We went to discover Press at Work, the new collection by Matteo Pressamariti, a young designer who, in addition to explaining it to us, told us about his career and told us about his future goals. Find out more in our interview!
Tell us about yourself, your background and what you did before you started your brand.
I come from Imperia, in Liguria, a small provincial town, a very closed place where nobody talks about fashion. Despite this, however, you can get to do a job in this field. Personally, I got there thanks to my former girlfriend who informed me of the existence of the IED. So, after high school, I moved, enrolled and, after three years, I graduated with one of the best projects, parading to the final event.
Later, while working for a shoe brand, I won a national competition that allowed seven guys to develop their own brand. So I started, I went around Italy looking for someone to produce my creations.
Unfortunately with the organizers, it didn’t go well, but by then I had already started everything well and I decided to continue alone and start the brand.
Today I’m in my third season.
We are here for the launch of your collection “Press at work”. Tell us what it is about and to what it means this name.
More than a new collection, it is a project that has been going on for three seasons now. I started with the idea of making a leather shoe but giving it a more avant-garde face that a few years ago was going very well. The basic idea was inspired by the concept of work, but if in the beginning, it was that of the farmer, this time I was inspired by the work in the factory.
In practice, I take inspiration from everything around me and a city like Milan, full of buildings and construction sites inspires me a lot.
With Press at Work, I wanted to make a younger project, going back to the ’90s and the first approach I had with design when I made up the mopeds trying to make them special. As a boy, I had a garage where I worked with all my friends and alongside my father did the hardware, working with aluminum. Aluminum is a recurrent material in my creations today, and for me, it is a symbol of manual work. I’m also inspired by the work shoes that have a steel toecap inside, that’s why I took this element outside.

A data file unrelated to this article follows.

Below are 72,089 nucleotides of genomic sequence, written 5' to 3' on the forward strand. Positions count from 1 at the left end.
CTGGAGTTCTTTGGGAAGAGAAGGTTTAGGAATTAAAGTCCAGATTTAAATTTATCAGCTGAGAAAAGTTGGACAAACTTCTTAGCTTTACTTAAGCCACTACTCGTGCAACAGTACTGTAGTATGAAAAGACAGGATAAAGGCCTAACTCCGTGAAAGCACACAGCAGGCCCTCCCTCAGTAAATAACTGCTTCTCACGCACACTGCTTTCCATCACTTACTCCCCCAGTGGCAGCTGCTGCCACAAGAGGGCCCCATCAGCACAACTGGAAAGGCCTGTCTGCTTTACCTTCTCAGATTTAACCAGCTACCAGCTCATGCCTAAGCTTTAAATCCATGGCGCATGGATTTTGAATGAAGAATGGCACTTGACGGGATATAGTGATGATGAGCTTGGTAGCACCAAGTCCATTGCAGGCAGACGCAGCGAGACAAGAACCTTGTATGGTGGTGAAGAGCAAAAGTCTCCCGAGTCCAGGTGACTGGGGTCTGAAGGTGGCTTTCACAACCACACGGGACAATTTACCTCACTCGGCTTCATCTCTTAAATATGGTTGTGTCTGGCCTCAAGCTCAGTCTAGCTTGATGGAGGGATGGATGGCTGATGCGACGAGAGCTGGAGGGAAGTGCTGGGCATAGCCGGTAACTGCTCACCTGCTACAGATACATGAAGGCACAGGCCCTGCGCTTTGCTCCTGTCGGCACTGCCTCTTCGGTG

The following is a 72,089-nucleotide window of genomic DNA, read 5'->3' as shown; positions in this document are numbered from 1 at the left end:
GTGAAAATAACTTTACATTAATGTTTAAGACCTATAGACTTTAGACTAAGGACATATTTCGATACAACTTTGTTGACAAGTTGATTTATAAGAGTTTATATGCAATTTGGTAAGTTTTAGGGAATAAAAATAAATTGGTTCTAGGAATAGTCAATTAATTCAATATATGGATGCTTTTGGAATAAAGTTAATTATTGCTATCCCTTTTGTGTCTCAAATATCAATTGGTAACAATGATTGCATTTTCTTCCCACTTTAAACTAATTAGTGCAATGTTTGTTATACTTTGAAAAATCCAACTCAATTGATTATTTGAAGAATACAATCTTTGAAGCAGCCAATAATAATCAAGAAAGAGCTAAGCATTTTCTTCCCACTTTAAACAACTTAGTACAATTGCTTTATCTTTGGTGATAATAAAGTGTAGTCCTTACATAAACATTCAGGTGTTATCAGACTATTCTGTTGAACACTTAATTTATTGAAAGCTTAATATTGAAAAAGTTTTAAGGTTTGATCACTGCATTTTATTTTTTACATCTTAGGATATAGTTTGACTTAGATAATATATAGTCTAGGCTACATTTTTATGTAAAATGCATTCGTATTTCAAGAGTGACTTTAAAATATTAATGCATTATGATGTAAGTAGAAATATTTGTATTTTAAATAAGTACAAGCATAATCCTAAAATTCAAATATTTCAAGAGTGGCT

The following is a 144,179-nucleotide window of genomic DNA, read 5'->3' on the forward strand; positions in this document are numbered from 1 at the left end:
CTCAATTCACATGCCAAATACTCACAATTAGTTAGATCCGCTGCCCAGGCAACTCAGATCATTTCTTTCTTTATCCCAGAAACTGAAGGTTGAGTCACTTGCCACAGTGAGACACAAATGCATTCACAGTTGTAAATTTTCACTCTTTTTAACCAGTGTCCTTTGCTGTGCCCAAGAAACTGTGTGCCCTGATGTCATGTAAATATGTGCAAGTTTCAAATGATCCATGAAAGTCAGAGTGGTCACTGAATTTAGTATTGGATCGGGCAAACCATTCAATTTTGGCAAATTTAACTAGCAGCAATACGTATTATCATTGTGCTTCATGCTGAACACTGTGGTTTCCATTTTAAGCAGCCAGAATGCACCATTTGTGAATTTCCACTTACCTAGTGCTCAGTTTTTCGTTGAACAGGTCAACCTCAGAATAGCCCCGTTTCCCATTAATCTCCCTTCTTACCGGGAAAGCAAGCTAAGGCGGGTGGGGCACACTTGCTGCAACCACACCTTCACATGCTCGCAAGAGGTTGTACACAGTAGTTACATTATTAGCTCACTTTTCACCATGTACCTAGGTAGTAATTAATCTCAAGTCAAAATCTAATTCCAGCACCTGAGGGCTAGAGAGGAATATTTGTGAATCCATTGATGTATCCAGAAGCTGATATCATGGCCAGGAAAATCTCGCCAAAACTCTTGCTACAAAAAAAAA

From the SS20 the collection has taken another point of view, focused on the reinterpretation of old shoes, taking the shapes of the 1930s and adapting them to modern ones, using materials such as nylon and leather. I wanted to play with these contrasts: the leather mixed with nylon, which meet and blend into my vision of shoe.
It’s been over a year since your first “Mother Teresa” collection. Has anything changed since then? Your taste, your research or even your creative process?
Certainly, for the better, I try to improve myself, to continue to learn anything. It is also a job that leads you to have many human relationships and teaches you how to manage them.
You are 28 years old and you have been crowned by Vogue Italia one of the next big things in the sector. What advice would you give to all those who want to undertake or have already undertaken a path in the world of fashion?
To only do this job if you’re in love with it. If not, I do not believe who can have the strength to go on every season because it is a job that changes you that you form and you have to be willing to change with him. Also because, in the field of fashion, staying on your own ideas is not the right move.
The key is to be able to change over time.
We are very curious to discover this collection, but we are also curious to know what your future projects will be and where you want to go.
The goal is to establish me with an Italian footwear brand, like, for example, Diadora.
In the future, I will continue this classic discourse by putting the sneakers and that world aside a bit, because although it’s a world that gives me the right stimuli to go on after a while you’re just bored of sneakers.
Also, I’m a guy who always wants to do something different and that’s why my research is to look at everything that’s already there and do what’s missing.